Ambition is very much the norm for the progressive metal genre. Long elaborate songs, lengthy concept albums, all are commonplace. But even within the genre Berlin’s The Ocean Collective stand out as exceptionally ambitious. Throughout their career, they have routinely put out lengthy albums, often named for and dealing with the fairly obscure (by music standards) topic of prehistoric time, geology and our planet long before people walked it. And their new album ‘Phanerozoic I: Palaeozoic’ continues in that vein. The first of a two part album (the second coming in 2020) and dealing with an eon of multiple extinction events, this was meant to be an album with some weight behind it, and a frequently crushing weight it is.
Having long been on the leading edge of more extreme prog, The Ocean continue to push themselves forward. After a brief, rather soothing, instrumental the listener is greeted by the crushing roar of “Cambrian II: Eternal Recurrence.” With a wall of guitars and fierce screams of vocalist Loic Rossetti the band pummels the listener before lulling them into false security with quieter passages and melodic vocals. Comparisons between the band and the literal ocean have long been a clique at this point in their career, but they ARE very apt, waves of sound, and the deeper one goes beneath the top layer of music the heavier it becomes.
Lyrically, besides such lighthearted topics as mass extinction, the songs throughout often deal with, or are philosophically based around, Nietzsche’s concept that everything happens over and over again, an infinite number of times throughout space and time. An interesting notion to be sure, and as the world seems to be doomed to repeat its often violent, fruitless actions, one that may be closer to the truth than we’d like to admit. Lead songwriter/guitarist Robin Staps handles these in an exceptional manner, and adds emotional weight as well.
My favorite track on the album is “Devonian: Nascent,” the longest track on the album at over 11 minutes, and prominently features guest vocalist Jonas Renske of Katatonia. I’ve long loved Jonas’s vocals, so anytime he does a guest spot I’m sure to be pleased. His calm, soothing delivery is juxtaposed with the heavy music underneath, and the whispered screams floating in the background. The song contains a lengthy and slow middle section where the bass and drum perform what sounds like a march of many heavy feet, and the song builds with volume and intensity as the screams return and fade towards the inevitable thunderous climax.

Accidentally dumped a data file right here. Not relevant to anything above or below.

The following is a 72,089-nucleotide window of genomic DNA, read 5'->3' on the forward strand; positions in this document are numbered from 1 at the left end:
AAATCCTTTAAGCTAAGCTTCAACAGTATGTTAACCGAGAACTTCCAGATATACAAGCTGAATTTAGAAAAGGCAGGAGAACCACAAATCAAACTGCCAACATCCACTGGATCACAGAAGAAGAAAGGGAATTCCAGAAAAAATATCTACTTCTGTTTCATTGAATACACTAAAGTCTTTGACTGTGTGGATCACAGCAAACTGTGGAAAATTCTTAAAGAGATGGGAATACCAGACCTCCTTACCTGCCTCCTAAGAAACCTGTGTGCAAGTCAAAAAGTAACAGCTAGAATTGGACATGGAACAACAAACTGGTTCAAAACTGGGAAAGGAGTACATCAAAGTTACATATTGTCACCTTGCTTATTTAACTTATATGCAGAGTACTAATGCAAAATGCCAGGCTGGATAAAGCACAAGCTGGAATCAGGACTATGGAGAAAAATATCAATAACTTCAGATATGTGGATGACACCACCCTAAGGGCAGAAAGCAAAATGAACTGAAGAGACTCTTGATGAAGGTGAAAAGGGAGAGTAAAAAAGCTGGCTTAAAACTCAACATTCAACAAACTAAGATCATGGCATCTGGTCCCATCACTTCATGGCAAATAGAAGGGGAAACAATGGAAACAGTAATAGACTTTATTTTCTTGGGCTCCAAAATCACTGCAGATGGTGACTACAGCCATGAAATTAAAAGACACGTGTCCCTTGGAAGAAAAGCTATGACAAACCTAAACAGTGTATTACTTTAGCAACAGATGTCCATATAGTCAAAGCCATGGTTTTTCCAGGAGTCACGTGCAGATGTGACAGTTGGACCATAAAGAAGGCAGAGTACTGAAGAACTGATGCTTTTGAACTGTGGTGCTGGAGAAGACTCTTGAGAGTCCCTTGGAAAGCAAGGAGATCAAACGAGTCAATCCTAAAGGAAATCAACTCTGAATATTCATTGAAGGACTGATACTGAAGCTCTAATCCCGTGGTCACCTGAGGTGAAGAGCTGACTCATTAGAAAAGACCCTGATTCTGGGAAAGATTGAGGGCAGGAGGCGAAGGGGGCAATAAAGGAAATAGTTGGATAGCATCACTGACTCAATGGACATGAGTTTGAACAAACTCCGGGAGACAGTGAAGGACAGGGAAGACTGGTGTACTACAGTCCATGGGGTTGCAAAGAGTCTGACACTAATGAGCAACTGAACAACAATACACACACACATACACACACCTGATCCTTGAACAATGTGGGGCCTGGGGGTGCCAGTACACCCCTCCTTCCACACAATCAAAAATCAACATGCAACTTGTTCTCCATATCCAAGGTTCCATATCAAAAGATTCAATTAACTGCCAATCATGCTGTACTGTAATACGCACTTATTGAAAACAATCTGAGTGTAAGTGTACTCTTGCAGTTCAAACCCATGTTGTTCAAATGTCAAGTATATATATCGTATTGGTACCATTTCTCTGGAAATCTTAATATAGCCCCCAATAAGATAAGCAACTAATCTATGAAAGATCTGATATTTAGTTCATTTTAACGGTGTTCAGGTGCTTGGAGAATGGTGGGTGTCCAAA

In an album that constantly does everything right, it is no surprise that the final track “Permian: The Great Dying” rounds things off nicely though a bit on the abrupt side. It is also the first single released for the album in the form of a lyric video. It is lengthy at over 9 minutes, and all the elements of The Ocean’s sound can be found; the melodic and proggy side with clean vocals, and of course the slow, steady crushing weight of their heaviness with screamed vocals telling of Earth killing off all but 5% of the life on the planet. It serves as a very good representation of the rest of the album, although I do think the song cuts off rather abruptly at the end.
This leads me to my only real criticism of the album; its brevity. It clocks in at only around 47 minutes, and as it is meant to be the first part of an album it comes off ultimately feeling not only incomplete, but awkwardly so. I don’t know if the choice to delay the rest of the album by more than a year was the choice of the band or the label, but it was not a good choice for the feel of the album. Separating albums in this way is sadly getting more common, why, I don’t know, probably because too many people have the attention span of a gnat. Typically the first part is ended at a point that feels like a natural ending point. This disk, however, is building as it ends, and is more abrupt than natural.
It almost feels like watching a film that has an intermission, only to have it cut off a few minutes before the intermission, and then knowing that the rest of the movie won’t be available till the year after next. The result is taking something that could easily have vied for album of the year, and leaves it feeling deflated and unsatisfied.
With ‘Phanerozoic I: Palaeozoic’ The Ocean Collective have delivered the first half of what could be the best album of their career. It is a melodic, intelligent, beautiful, yet crushingly heavy work of progressive metal, which will please their fans and undoubtedly make new ones. The excellence of the music and production more than make up for its untimely end. The ultimate story and how the album stacks up won’t be told for another year and more, but I’ll certainly be one of those waiting when it drops.